We believe that all who truly repent of their sins in full surrender and willing obedience to God, and who by faith accept Jesus Christ as their personal Savior, have their sins forgiven by an act of divine grace. Such individuals are justified, pardoned from the penalty of sin and receive the gift of the Holy Spirit, which literally abides within them and supplies the divine love that alone can fulfill the law and produce righteousness. They are baptized by the Spirit into the Body of Christ, which is the true Church of God. We believe in a true change in life and attitude. Only those who have the indwelling presence of, and are being led by, the Holy Spirit are Christ's (Acts 2:38; 3:19; 5:29-32; 2 Corinthians 7:10; John 3:16; Ephesians 1:7; 2:7-9; Romans 3:21-26; 5:5; 6:6; 8:4, 9-10, 14; 13:1; Jeremiah 33:8; John 14:16-17; 1 Corinthians 12:12-13; Philippians 2:3-5).
Repentance from dead works is listed in Hebrews 6:1 as a part of the foundation that ultimately leads to perfection and eternal life. Jesus pointed out the importance of repentance when He twice stated that "unless you repent you will all likewise perish" (Luke 13:3, 5). God requires that everyone repent (Acts 17:30; 2 Peter 3:9).
In the first recorded sermon in the New Testament Church, Peter told the people to "repent" (Acts 2:38). Repentance goes beyond being sorry or showing remorse for one's past actions (2 Corinthians 7:8-11). True repentance involves a recognition of our nature and its opposition to God (Romans 8:7). It requires a change, a complete and thorough turnaround in one's life, a change from going the way of the world to going the way of God (Isaiah 55:7-8; Acts 26:20). It is full surrender and willing obedience, based on the knowledge of how God wants us to live.
Repentance begins with our crying out to God for forgiveness of our sins and our accepting Jesus Christ as personal Savior. It is not a decision based on emotion only, though emotion is certainly an important part (Acts 2:37), but a decision to sincerely obey God through faith in Jesus Christ. Christ's righteousness becomes ours through faith in Him (Philippians 3:8-9; Romans 8:1-4). Repentance is not simply compliance with a system of religion or a set of rules. Confidence in God and His ways will lead one to act in accordance with His will and to manifest works of righteousness (James 2:17-26). True godly repentance is not something that a person can work up by himself. It is a gift from God (2 Timothy 2:25). It is one of the many good things our heavenly Father gives us (James 1:17). He leads us to repentance (Romans 2:4).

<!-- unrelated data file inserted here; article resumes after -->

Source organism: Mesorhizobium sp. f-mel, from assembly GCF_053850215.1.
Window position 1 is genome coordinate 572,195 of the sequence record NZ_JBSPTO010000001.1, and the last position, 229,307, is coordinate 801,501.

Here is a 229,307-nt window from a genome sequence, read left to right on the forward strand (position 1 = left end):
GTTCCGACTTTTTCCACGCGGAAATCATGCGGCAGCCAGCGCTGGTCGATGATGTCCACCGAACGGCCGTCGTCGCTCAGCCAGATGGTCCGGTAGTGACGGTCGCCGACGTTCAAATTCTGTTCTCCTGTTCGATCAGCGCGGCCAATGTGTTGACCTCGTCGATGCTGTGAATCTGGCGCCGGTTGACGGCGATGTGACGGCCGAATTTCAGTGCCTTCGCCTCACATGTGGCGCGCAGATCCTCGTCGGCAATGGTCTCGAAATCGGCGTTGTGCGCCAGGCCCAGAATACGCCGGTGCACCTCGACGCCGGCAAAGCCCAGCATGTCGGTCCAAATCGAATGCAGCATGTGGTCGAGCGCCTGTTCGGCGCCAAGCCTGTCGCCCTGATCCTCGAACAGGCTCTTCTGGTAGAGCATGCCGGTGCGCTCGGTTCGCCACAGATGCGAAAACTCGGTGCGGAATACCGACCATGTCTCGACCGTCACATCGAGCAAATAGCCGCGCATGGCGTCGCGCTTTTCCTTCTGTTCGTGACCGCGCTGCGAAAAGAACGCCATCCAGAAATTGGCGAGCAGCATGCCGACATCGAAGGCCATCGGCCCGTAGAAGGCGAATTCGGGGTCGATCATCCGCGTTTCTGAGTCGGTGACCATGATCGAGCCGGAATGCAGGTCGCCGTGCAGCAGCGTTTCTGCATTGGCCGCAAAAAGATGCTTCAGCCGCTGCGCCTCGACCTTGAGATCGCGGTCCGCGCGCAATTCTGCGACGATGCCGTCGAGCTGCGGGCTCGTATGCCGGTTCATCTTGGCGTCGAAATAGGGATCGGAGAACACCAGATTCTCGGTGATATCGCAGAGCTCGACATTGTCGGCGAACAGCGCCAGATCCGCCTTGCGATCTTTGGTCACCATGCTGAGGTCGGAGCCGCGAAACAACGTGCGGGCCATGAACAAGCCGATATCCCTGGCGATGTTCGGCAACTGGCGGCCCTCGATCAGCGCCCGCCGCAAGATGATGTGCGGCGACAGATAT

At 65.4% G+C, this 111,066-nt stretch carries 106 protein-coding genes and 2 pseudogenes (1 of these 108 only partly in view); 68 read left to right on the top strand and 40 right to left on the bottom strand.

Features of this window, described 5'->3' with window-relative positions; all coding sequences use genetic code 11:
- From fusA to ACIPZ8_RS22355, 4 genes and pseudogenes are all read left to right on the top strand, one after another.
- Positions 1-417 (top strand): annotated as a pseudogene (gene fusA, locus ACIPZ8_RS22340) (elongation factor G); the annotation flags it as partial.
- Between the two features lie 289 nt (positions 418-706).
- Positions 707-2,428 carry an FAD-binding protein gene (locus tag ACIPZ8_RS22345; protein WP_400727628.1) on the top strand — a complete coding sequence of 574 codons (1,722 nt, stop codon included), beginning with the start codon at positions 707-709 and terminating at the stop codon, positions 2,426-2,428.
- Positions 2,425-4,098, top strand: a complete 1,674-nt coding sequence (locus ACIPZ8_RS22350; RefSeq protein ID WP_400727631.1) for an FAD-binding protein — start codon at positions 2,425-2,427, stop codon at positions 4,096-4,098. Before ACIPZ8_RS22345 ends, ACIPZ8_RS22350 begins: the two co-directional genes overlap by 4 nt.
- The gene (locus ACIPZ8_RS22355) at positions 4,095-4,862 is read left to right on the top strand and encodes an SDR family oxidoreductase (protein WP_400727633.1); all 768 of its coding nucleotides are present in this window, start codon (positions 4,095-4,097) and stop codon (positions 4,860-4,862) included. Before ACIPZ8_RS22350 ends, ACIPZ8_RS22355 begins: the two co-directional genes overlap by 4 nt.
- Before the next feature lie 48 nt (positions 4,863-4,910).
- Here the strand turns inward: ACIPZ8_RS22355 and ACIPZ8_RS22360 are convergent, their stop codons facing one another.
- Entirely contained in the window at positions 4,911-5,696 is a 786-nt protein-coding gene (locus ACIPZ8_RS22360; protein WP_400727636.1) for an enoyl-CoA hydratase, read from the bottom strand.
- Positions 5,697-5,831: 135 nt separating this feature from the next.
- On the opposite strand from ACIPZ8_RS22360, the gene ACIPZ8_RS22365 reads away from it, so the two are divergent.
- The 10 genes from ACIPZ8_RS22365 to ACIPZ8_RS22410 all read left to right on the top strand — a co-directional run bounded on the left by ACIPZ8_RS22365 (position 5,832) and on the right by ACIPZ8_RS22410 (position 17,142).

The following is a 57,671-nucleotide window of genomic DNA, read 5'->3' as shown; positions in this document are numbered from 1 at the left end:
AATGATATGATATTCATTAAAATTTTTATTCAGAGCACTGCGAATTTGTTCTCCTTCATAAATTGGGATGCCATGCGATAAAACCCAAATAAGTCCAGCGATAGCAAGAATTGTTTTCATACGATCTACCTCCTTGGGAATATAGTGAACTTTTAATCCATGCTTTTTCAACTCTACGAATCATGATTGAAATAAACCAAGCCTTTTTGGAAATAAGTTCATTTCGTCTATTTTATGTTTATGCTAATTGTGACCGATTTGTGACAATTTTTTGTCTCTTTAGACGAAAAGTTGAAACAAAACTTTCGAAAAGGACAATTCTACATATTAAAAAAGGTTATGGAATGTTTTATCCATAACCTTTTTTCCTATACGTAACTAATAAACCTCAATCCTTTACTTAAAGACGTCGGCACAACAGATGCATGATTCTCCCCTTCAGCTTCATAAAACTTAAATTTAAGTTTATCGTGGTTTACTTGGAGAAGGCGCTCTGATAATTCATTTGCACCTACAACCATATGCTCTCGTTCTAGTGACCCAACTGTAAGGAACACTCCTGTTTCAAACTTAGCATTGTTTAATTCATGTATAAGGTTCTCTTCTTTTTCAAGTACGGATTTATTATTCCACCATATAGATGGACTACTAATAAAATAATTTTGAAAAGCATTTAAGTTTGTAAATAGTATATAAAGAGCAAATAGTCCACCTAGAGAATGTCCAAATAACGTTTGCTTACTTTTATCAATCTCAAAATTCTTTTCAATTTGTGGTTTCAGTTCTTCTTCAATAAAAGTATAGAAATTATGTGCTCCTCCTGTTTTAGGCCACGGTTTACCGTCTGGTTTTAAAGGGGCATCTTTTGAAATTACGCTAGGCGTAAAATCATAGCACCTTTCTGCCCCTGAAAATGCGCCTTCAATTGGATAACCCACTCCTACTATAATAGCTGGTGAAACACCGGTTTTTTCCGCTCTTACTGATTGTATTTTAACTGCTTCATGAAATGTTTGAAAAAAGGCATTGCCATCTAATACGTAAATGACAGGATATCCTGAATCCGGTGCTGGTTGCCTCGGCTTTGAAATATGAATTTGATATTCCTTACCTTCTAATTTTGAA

Repentance is a major part of the conversion process. As Peter continued in that first sermon: "Repent, and let every one of you be baptized in the name of Jesus Christ for the remission of sins; and you shall receive the gift of the Holy Spirit" (Acts 2:38). We are to repent of sin, which is the transgression of God's law (1 John 3:4). Repentance precedes baptism.
After repentance and baptism, God's Spirit is given to a person through the laying on of hands (2 Timothy 1:6). The Holy Spirit now leads us to live God's way (Romans 8:14). We now have the love of God motivating us to keep God's laws (1 John 5:3). True Christians have the Holy Spirit (Romans 8:9) and strive to live as Christ lived (1 John 2:6).
Repentance involves both sorrow and joy. Repentance leads to a joyful and eternal relationship with our loving God, our Creator and giver of life. Repentance focuses our vision on the love and mercy of God and the forgiveness of sin made possible by the sacrifice of our Lord and Savior, Jesus Christ. Repentance is necessary for putting off the "old man" and becoming a part of the family of God (Ephesians 4:20-24). Jesus said, "Repent, and believe in the gospel" (Mark 1:15). The expectation of being a part of the Kingdom of God is certainly reason to rejoice!
Soon after godly repentance, one should be baptized and receive the gift of the Holy Spirit (Acts 2:37-38), thereby blotting out all past sins (Romans 3:25). Afterward comes a life led by God's Spirit, growing in grace and knowledge, bearing fruit and being perfected in holiness and righteousness (2 Peter 3:18; Matthew 13:23; 2 Corinthians 7:1).
Repentance must be ongoing, however. It is not a one-time action in the life of the believer. A converted person must continue to battle sin in his or her life (1 John 1:8-10; 2:1). His human nature remains for the rest of his life and wars against his mind, leading to sin (Romans 7:17, 20-21). One desires to please and obey God. The love of God in that person (Romans 5:5) acknowledges the perfect way of God and wants to follow that way, but also realizes the weakness of the flesh (Romans 7:12-25).
God does not condemn the believer (Romans 8:1) as long as he remains in a repentant attitude of overcoming sin (Revelation 2:7, 11, 17, 26; 3:5, 12, 21). The converted person continues through repentance and faith to rely on the sacrifice of Jesus Christ to cover his sins in this lifelong process of overcoming.
|©1997-2007 United Church of God -
Reproduction in whole or in part without permission is prohibited.
All correspondence and questions should be sent to firstname.lastname@example.org. Send inquiries regarding the operation of this Web site to email@example.com